Literature for Children: Contemporary Criticism

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separate fictional realms of the frame and the central narrative may suggest a fixed hierarchy of realities, with extraliterary reality supreme, the fantasy narrative at the lowest level of reality, and the fictional reality of the frame segments in the middle and possibly mediating between the other two. But this hierarchy is unstable: the fantasy may satirize the reality claims of ordinary modes of perception and experience, and the frame reality may be more consoling and escapist than the preceding fantasy narrative. The return frame may establish the hierarchy of realities by classifying the foregoing fantasy as dangerously-or safely-remote from extraliterary reality; or it may, ironically, reveal the equal or even deeper fictionality of both literary and extraliterary versions of reality. Thus, instead of restoring or inverting conventional orders of significance, the return may function as the point at which the text most dramatically turns on itself to reveal its duplicities and discords.


Notes
1
Recognizing the double appeal that children's literature has for the adult reader, U.C. Knoepflmacher suggests that the superimposition of outward frames or bridges may reflect the author's conflicts of intention and selfhood (Knoepflmacher 1983:500).

Humphrey Carpenter (1985:11, 13) and Peter Coveney (1967:31) characterize children's literature as an escapist exercise for adult authors. Christopher Clausen offers as a taxonomic criterion for the genre the thematics of home, often in the form of a closural return, and sees the homecoming as the fulfilment of an escapist impulse, a retreat to safe domesticity. So considered, is the return an escape from fantasy rather than from reality? I take up this question in discussing the Alice books later in this essay. Eric S. Rabkin defines literary fantasy as 'the continuing diametric reversal of the ground rules within a narrative world' (Rabkin 1976:73). Fantastic reversal is both escape from and constant reminder of the world diametrically escaped (ibid.: 48), presumably the extratextual world as well as the narrative locus. He does not discuss the frame-narrative structure but does consider the use of a nominal child audience for adult fantasy projects (ibid.: 96, 97).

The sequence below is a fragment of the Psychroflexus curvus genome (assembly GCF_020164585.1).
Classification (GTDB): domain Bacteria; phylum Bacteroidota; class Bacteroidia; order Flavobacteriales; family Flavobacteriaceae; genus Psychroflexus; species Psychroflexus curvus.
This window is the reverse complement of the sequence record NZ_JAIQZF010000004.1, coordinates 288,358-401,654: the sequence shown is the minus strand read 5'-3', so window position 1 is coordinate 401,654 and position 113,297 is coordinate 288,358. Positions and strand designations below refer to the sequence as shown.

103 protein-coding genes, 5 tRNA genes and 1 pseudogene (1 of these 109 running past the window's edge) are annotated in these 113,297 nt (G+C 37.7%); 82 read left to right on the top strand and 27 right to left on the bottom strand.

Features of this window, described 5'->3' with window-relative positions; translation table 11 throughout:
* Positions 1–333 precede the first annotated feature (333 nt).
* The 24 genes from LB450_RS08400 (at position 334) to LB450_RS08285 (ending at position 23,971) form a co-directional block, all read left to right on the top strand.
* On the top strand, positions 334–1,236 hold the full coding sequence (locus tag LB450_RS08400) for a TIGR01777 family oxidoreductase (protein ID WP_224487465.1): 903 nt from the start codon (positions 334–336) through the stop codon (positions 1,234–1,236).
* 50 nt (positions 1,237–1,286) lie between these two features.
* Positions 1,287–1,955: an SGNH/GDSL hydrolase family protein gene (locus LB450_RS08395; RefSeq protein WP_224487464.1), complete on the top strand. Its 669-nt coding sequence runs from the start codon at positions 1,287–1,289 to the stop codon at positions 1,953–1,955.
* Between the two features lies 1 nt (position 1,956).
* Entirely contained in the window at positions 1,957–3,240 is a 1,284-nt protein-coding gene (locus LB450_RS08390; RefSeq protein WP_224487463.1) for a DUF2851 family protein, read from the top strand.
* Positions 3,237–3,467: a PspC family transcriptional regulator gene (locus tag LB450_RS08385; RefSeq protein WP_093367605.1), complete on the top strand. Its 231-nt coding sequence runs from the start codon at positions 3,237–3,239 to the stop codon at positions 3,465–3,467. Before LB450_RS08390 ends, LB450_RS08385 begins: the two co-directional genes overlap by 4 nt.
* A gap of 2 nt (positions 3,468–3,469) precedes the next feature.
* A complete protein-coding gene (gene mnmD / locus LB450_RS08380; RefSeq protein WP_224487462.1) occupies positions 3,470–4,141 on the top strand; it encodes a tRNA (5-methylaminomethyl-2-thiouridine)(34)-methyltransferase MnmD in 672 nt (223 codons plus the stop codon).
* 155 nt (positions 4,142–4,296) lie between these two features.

Tzvetan Todorov derives the literary fantastic from characters' and readers' 'uncertainty' regarding the laws that govern reality (Todorov 1973:25). Presumably, a closural return to reality would eliminate the fantasy element by resolving the uncertainty. Todorov is in fact unclear in discussing closure as a generic determinant. At one point he seems to define the fantastic as an 'evan-

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